Senate Majority Leader Harry Reid has wisely postponed any vote on the Kyl-Kennedy immigration bill until after the Memorial Day recess. This gives everyone time to examine the details of the legislation closely and to recommend changes, some of which may alter the thrust of the bill but others of which may simply make its provisions work more effectively.
Hugh Hewitt, who read the bill and blogged on it over the weekend, has some interesting recommendations. His proposal that immigrants from countries that have produced terrorists should be blocked from getting visas may be attacked as racist. But it's not racist at all to recognize that some countries have produced many more terrorists than others. It's just common sense. No foreigner has a right to enter the United States. And we have the right to defend ourselves.
Here's the roll call vote on cloture, which passed 69 to 23. There were eight absentees, six of whom are running for president. Failure to get 60 votes for cloture would have stopped the bill in its tracks, so we can take it that those who voted no are inclined to oppose it. Some 18 Republicans voted no, many fewer than the 30 Republicans who voted yes and many fewer than the 31 Republicans (as I recall) who voted against the more liberal bill the Senate passed last year. Five Democrats voted against cloture: Max Baucus and Jon Tester of Montana (which had the lowest immigrant inflow of any state from 2000 to 2006), Byron Dorgan of next-door North Dakota (who voted against the Senate bill last year), Robert Byrd of West Virginia (ditto), and Bernard Sanders of Vermont. I think we can take these five Democrats as supporting the view evidently taken by the AFL-CIO that allowing many low-skill immigrants in will tend to reduce the wages of low-skill Americans. There's some support for this in the research of scholar George Borjas, who, as I recall, concludes the immigrants lower low-skill Americans' wages by something on the order of 2 to 3 percent. I don't see that as a terrible problem, but you can see why some on the left would.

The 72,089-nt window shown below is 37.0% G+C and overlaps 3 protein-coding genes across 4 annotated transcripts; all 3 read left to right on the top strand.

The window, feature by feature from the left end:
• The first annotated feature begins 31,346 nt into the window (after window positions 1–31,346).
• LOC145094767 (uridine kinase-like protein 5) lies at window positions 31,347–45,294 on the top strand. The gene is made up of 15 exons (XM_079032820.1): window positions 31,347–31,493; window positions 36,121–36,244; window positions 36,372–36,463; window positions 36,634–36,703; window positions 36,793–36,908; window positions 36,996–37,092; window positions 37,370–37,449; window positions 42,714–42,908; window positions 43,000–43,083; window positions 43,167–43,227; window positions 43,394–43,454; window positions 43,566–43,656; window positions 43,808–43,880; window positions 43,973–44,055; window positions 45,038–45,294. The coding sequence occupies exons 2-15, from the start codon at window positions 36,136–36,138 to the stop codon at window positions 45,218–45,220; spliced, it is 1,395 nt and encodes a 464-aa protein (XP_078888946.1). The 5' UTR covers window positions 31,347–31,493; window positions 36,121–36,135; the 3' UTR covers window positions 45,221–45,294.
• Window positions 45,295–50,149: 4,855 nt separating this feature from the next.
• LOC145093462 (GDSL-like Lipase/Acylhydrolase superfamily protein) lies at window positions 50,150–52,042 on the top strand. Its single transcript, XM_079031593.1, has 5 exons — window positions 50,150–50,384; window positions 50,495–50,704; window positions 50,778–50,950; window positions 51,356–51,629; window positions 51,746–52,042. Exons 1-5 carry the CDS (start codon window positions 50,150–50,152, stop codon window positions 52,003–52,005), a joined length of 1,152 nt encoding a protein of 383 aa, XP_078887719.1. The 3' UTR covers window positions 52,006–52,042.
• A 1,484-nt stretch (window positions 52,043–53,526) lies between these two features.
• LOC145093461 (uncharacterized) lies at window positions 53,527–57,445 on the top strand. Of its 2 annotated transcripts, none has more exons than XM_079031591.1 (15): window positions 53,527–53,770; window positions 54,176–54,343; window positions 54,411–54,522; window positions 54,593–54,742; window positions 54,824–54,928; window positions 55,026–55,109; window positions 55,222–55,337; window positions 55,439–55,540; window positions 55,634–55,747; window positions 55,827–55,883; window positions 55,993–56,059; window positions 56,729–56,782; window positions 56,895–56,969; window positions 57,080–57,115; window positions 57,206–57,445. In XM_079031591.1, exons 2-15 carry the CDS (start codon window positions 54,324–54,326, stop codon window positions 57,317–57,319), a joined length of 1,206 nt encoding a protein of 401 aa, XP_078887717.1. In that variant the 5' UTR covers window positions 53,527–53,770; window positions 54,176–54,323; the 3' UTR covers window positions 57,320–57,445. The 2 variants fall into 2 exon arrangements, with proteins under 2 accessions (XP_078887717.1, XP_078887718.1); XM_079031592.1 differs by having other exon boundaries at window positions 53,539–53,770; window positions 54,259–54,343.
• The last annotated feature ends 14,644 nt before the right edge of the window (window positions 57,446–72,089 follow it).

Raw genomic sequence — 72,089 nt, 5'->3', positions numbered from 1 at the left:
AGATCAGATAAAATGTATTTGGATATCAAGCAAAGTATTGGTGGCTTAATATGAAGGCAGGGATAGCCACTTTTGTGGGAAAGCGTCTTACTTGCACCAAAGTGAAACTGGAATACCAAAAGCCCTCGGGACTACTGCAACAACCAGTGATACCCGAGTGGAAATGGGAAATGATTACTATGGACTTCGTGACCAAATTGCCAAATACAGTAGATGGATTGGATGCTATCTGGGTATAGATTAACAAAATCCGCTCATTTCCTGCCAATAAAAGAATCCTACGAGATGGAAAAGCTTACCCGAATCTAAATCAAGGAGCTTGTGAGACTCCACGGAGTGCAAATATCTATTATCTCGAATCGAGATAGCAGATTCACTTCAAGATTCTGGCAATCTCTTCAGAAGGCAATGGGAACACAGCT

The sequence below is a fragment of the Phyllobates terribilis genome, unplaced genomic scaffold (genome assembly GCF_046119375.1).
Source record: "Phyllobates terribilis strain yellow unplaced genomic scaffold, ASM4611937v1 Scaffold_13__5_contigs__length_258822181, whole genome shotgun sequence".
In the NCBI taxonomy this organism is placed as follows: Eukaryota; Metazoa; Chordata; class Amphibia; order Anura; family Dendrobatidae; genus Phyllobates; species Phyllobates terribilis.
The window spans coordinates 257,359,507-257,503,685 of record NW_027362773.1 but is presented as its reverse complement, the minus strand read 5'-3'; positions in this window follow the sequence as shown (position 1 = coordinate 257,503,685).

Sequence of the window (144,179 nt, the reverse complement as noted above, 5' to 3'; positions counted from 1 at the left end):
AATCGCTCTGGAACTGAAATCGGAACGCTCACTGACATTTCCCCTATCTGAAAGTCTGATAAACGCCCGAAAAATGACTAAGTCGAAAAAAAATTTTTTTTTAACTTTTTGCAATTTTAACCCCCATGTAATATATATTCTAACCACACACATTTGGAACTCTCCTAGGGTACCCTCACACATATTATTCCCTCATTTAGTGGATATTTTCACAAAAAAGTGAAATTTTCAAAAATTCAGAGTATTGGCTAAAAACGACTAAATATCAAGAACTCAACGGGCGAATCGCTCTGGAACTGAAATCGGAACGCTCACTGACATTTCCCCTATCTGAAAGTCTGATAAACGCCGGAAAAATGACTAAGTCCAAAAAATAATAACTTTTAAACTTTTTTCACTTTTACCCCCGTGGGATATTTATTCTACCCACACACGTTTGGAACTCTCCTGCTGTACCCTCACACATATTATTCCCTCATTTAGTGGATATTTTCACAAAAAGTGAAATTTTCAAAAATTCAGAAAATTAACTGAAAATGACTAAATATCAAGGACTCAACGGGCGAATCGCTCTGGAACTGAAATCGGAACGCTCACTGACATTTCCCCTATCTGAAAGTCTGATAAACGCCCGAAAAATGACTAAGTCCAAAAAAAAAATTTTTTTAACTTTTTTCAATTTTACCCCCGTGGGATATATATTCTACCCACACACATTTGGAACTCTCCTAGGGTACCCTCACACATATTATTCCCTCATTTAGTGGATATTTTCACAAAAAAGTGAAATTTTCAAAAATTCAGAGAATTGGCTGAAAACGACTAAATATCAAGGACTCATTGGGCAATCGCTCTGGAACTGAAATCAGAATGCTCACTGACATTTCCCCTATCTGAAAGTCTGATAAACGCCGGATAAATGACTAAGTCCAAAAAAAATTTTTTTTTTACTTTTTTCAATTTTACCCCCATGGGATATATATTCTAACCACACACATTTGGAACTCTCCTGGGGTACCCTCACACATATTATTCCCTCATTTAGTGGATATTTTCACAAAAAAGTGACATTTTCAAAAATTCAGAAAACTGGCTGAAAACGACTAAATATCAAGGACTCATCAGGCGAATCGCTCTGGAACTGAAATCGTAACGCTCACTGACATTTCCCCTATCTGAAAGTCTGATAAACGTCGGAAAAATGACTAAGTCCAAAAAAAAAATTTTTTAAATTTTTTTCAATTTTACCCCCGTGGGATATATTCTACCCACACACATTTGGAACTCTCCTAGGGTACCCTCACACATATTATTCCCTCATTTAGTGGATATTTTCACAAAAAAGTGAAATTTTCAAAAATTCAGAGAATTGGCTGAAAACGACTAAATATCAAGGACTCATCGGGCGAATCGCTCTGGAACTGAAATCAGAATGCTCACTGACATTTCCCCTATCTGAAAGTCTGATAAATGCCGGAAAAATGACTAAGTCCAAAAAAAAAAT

Scott Rasmussen has some very interesting polling numbers on immigration. There's a general assumption in the commentary, particularly on the part of advocates of a bill with legalization and guest-worker provisions, that supporters of an enforcement-only approach are motivated by a dislike of immigrants and a desire to keep them out. Rasmussen's numbers suggest the opposite:
Those who favor an enforcement-first policy are more likely than others to ultimately support a welcoming immigration policy.
It's important for those of us who favor what is called a comprehensive approach, or favor it if these details can be gotten right, to remember that our fellow citizens who take a different view are not yahoos or bigots. They're people who are skeptical--often volubly skeptical--about our government's failure to enforce existing laws effectively. They have some basis for that skepticism. Kyl-Kennedy employs a trigger approach: The legalization and guest-worker provisions click in only when certain benchmarks of effective enforcement are in place. It's important to get the details right, to make sure that the trigger applies only when enforcement is truly effective.